63 The original operation of PCRE was on strings of one-byte characters. However,
64 there is now also support for UTF-8 character strings. To use this,
65 PCRE must be built to include UTF-8 support, and you must call
66 <b>pcre_compile()</b> or <b>pcre_compile2()</b> with the PCRE_UTF8 option. There
67 is also a special sequence that can be given at the start of a pattern:
68 <pre>
69 (*UTF8)
70 </pre>
71 Starting a pattern with this sequence is equivalent to setting the PCRE_UTF8
72 option. This feature is not Perl-compatible. How setting UTF-8 mode affects
73 pattern matching is mentioned in several places below. There is also a summary
74 of UTF-8 features in the
75 <a href="pcre.html#utf8support">section on UTF-8 support</a>
76 in the main
77 <a href="pcre.html"><b>pcre</b></a>
78 page.
79 </P>
80 <P>
81 Another special sequence that may appear at the start of a pattern or in
82 combination with (*UTF8) is:
83 <pre>
84 (*UCP)
85 </pre>
86 This has the same effect as setting the PCRE_UCP option: it causes sequences
87 such as \d and \w to use Unicode properties to determine character types,
88 instead of recognizing only characters with codes less than 128 via a lookup
89 table.
90 </P>
91 <P>
92 If a pattern starts with (*NO_START_OPT), it has the same effect as setting the
93 PCRE_NO_START_OPTIMIZE option either at compile or matching time. There are
94 also some more of these special sequences that are concerned with the handling
95 of newlines; they are described below.
96 </P>
97 <P>
98 The remainder of this document discusses the patterns that are supported by
99 PCRE when its main matching function, <b>pcre_exec()</b>, is used.
100 From release 6.0, PCRE offers a second matching function,
101 <b>pcre_dfa_exec()</b>, which matches using a different algorithm that is not
102 Perl-compatible. Some of the features discussed below are not available when
103 <b>pcre_dfa_exec()</b> is used. The advantages and disadvantages of the
104 alternative function, and how it differs from the normal function, are
105 discussed in the
106 <a href="pcrematching.html"><b>pcrematching</b></a>
107 page.
108 <a name="newlines"></a></P>
109 <br><a name="SEC2" href="#TOC1">NEWLINE CONVENTIONS</a><br>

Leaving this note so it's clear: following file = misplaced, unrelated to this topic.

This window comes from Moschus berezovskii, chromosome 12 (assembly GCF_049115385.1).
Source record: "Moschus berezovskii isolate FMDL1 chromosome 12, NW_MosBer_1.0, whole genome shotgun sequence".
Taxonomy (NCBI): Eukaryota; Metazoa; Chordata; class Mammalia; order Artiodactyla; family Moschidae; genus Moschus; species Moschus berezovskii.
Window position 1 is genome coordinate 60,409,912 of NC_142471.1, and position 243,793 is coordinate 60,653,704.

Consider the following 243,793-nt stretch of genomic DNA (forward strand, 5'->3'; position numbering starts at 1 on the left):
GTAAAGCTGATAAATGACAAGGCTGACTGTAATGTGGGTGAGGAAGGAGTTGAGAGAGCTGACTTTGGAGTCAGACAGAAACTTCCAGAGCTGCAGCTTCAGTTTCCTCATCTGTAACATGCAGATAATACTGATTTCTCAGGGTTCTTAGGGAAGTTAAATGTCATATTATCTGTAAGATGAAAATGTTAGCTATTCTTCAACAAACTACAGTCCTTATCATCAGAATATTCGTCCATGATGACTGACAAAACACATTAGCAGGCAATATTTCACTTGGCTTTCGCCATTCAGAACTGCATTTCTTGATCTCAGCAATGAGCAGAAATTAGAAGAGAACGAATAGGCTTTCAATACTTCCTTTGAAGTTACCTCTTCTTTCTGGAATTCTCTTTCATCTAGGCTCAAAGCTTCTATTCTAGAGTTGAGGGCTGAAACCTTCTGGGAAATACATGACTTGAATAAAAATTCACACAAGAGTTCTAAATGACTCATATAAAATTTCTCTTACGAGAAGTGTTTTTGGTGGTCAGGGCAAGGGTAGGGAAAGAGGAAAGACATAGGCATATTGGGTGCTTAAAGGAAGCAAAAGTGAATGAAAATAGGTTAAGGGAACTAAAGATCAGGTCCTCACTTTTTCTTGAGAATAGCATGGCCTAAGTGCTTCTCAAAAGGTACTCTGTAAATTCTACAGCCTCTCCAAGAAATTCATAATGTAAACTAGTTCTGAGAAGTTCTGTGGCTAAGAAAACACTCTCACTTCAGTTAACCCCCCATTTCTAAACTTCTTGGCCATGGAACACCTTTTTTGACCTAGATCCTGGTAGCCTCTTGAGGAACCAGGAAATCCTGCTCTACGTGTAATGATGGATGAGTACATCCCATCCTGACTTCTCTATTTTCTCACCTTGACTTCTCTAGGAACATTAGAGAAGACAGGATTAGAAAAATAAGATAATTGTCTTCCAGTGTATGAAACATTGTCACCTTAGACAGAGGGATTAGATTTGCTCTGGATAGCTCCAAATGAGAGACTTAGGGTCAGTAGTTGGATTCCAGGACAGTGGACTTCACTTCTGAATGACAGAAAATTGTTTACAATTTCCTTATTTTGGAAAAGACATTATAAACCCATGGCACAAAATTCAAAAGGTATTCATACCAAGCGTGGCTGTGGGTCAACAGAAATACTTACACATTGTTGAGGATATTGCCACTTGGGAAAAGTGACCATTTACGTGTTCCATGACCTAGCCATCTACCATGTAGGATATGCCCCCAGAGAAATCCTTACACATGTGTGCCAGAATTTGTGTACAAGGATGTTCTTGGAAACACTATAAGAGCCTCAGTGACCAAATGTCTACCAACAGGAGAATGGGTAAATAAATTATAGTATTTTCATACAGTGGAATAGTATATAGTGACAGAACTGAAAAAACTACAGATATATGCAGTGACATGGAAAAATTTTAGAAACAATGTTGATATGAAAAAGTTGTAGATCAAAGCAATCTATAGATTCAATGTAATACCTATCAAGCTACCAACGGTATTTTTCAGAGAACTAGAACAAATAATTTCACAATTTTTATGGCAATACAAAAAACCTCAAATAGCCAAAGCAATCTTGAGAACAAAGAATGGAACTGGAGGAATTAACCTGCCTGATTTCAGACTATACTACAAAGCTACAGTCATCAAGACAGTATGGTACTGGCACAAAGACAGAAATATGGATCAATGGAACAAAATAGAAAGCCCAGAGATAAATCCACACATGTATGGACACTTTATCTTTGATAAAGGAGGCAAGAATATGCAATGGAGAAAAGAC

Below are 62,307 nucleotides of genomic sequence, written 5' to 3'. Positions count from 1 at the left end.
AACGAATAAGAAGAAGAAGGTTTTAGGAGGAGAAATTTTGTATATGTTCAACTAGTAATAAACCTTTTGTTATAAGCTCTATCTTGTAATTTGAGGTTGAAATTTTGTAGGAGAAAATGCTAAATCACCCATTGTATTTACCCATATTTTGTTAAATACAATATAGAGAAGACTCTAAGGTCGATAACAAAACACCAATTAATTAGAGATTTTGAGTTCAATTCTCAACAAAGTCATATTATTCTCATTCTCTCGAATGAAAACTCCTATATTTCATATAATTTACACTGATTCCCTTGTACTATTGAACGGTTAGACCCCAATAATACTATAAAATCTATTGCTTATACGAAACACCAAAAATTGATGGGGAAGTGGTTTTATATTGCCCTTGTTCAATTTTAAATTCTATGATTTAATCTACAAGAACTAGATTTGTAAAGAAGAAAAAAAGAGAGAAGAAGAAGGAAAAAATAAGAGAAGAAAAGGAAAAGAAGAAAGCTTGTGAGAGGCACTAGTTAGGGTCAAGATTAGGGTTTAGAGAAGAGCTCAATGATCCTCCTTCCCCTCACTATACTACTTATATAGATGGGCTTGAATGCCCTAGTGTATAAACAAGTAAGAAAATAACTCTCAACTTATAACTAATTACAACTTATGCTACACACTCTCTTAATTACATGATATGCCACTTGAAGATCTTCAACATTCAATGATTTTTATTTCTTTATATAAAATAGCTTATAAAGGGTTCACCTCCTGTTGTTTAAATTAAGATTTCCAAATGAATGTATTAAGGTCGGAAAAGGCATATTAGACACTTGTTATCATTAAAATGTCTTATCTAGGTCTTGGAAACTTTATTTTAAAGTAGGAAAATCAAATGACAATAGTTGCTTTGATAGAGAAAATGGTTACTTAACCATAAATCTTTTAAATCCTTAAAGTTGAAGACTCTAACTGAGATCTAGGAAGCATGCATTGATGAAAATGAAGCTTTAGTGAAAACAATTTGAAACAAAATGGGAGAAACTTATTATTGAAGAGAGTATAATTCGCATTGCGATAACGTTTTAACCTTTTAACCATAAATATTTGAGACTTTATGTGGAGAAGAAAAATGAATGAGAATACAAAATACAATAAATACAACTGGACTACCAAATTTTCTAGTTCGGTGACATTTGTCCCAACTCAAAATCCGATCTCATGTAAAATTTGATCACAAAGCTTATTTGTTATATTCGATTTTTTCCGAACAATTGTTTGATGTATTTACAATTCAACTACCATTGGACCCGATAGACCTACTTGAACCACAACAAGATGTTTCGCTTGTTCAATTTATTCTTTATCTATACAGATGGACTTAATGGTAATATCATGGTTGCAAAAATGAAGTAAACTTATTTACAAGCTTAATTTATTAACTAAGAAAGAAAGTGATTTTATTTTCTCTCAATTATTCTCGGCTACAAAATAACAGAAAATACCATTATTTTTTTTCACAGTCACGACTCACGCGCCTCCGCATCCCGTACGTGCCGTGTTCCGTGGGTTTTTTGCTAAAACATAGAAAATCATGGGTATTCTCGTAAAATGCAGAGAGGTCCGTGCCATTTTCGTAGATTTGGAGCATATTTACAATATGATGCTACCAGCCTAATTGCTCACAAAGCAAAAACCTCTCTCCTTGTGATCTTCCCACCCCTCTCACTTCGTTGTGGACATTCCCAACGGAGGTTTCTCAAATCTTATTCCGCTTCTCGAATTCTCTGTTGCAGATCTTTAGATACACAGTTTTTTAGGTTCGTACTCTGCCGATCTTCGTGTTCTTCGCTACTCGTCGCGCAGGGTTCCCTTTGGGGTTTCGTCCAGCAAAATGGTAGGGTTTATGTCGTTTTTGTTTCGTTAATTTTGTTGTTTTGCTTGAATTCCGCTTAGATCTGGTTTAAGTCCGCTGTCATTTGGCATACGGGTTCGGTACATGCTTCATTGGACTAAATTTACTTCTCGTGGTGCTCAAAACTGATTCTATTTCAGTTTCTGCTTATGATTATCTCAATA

110 <P>
111 PCRE supports five different conventions for indicating line breaks in
112 strings: a single CR (carriage return) character, a single LF (linefeed)
113 character, the two-character sequence CRLF, any of the three preceding, or any
114 Unicode newline sequence. The
115 <a href="pcreapi.html"><b>pcreapi</b></a>
116 page has
117 <a href="pcreapi.html#newlines">further discussion</a>
118 about newlines, and shows how to set the newline convention in the
119 <i>options</i> arguments for the compiling and matching functions.
120 </P>
121 <P>
122 It is also possible to specify a newline convention by starting a pattern
123 string with one of the following five sequences:
124 <pre>
125 (*CR) carriage return
126 (*LF) linefeed
127 (*CRLF) carriage return, followed by linefeed
128 (*ANYCRLF) any of the three above
129 (*ANY) all Unicode newline sequences
130 </pre>
131 These override the default and the options given to <b>pcre_compile()</b> or
132 <b>pcre_compile2()</b>. For example, on a Unix system where LF is the default
133 newline sequence, the pattern
134 <pre>
135 (*CR)a.b
136 </pre>
137 changes the convention to CR. That pattern matches "a\nb" because LF is no
138 longer a newline. Note that these special settings, which are not
139 Perl-compatible, are recognized only at the very start of a pattern, and that
140 they must be in upper case. If more than one of them is present, the last one